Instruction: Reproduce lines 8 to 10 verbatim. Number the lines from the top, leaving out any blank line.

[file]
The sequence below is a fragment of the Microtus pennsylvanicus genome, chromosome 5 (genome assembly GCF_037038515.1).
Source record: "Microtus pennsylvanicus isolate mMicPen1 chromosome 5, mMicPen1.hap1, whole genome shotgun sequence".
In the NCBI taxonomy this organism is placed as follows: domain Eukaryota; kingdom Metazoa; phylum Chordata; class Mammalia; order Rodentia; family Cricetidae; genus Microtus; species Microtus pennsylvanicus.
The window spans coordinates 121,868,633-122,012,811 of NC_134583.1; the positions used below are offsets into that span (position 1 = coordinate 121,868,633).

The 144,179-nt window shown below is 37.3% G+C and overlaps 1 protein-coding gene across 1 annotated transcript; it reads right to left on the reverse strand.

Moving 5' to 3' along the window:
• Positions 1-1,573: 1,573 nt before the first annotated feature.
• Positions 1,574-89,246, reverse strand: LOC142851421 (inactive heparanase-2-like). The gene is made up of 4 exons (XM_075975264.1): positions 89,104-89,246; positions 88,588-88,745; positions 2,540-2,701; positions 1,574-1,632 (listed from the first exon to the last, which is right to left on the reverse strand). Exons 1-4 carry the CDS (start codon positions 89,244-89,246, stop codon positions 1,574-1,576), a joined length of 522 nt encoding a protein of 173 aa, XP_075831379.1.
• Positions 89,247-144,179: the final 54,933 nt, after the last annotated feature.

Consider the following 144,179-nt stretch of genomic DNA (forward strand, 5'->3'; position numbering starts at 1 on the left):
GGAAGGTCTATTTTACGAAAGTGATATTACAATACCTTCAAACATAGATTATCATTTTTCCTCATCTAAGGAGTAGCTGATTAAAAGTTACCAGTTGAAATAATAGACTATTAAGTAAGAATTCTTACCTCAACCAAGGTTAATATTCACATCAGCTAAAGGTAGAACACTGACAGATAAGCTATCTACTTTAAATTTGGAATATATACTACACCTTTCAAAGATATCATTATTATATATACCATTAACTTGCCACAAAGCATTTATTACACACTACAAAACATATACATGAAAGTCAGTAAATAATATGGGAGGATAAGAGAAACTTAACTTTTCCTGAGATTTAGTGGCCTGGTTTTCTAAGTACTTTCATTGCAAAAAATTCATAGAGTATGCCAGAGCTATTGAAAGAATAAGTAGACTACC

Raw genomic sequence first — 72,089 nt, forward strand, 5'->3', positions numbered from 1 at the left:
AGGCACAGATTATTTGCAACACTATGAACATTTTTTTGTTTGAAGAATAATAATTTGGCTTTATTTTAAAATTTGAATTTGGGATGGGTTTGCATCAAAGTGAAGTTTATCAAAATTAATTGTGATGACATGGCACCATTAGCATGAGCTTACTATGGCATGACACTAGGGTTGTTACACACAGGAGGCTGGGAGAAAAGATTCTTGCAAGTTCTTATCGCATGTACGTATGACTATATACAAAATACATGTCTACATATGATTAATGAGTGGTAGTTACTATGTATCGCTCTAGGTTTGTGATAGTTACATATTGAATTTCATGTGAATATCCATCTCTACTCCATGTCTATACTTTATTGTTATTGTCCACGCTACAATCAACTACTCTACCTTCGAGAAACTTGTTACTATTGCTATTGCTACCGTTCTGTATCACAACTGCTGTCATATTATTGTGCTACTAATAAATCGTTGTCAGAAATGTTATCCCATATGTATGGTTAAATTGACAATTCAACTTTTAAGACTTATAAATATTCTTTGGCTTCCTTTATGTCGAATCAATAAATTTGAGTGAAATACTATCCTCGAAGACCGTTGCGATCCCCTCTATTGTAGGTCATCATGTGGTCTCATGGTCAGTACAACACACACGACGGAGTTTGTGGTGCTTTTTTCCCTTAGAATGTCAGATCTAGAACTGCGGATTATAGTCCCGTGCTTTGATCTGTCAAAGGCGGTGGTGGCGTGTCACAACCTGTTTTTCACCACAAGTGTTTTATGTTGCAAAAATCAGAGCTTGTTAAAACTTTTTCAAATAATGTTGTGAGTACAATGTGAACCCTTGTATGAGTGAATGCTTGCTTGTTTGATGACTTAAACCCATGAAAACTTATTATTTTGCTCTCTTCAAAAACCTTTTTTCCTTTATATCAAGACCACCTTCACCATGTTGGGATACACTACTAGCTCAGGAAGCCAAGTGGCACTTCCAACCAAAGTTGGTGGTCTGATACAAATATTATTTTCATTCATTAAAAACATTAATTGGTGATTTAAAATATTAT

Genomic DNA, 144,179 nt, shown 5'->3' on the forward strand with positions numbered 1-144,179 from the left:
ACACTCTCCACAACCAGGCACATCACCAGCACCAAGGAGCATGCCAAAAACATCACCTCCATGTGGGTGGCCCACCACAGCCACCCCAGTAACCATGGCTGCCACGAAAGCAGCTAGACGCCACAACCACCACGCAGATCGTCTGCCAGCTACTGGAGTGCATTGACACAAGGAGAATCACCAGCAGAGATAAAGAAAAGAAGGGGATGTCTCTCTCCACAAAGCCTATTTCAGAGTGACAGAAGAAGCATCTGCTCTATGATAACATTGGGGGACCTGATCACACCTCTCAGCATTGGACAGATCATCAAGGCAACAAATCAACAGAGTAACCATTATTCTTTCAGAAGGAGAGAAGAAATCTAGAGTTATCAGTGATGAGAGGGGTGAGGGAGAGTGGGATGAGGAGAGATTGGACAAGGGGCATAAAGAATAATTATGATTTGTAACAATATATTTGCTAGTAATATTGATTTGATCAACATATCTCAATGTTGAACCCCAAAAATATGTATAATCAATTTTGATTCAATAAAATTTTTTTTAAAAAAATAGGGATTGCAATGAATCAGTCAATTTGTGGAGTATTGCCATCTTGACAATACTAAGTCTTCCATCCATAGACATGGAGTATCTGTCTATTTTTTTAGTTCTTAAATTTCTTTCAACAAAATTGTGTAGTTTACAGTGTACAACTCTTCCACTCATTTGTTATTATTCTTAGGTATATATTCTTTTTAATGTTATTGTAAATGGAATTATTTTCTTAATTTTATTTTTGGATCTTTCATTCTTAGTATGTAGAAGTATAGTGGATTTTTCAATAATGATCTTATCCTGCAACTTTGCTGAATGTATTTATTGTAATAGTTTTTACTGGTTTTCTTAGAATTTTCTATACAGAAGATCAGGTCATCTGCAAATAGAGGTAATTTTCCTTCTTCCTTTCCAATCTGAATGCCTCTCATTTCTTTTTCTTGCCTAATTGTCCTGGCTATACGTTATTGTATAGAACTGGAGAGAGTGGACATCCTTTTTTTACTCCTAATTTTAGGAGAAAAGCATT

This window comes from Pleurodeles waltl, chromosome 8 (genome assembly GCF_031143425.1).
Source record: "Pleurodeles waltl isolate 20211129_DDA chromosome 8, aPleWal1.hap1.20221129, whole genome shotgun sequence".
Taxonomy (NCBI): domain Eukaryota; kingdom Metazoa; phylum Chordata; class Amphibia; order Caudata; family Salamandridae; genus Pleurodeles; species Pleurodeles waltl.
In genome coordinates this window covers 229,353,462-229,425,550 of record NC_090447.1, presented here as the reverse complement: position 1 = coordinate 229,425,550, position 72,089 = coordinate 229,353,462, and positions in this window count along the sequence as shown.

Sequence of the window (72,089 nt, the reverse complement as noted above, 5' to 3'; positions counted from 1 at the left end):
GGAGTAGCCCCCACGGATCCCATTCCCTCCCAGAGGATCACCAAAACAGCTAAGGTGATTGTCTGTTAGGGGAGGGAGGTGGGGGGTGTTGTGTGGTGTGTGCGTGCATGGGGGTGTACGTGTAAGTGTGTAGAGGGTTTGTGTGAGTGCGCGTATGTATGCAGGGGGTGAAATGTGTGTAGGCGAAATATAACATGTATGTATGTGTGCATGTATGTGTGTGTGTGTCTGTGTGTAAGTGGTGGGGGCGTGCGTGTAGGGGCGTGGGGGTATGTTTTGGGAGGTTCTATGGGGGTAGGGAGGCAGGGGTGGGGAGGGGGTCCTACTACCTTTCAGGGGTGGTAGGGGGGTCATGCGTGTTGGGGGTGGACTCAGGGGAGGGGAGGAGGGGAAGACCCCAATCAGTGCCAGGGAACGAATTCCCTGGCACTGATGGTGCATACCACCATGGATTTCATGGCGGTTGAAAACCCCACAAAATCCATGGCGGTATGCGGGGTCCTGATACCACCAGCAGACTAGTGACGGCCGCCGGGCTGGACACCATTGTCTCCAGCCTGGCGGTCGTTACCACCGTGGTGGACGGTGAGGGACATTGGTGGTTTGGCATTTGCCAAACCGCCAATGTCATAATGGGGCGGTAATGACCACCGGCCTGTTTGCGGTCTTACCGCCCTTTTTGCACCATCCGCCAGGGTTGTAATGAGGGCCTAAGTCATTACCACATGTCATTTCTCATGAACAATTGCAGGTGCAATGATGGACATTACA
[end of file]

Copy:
• Positions 1,574-89,246, reverse strand: LOC142851421 (inactive heparanase-2-like). The gene is made up of 4 exons (XM_075975264.1): positions 89,104-89,246; positions 88,588-88,745; positions 2,540-2,701; positions 1,574-1,632 (listed from the first exon to the last, which is right to left on the reverse strand). Exons 1-4 carry the CDS (start codon positions 89,244-89,246, stop codon positions 1,574-1,576), a joined length of 522 nt encoding a protein of 173 aa, XP_075831379.1.
• Positions 89,247-144,179: the final 54,933 nt, after the last annotated feature.

Consider the following 144,179-nt stretch of genomic DNA (forward strand, 5'->3'; position numbering starts at 1 on the left):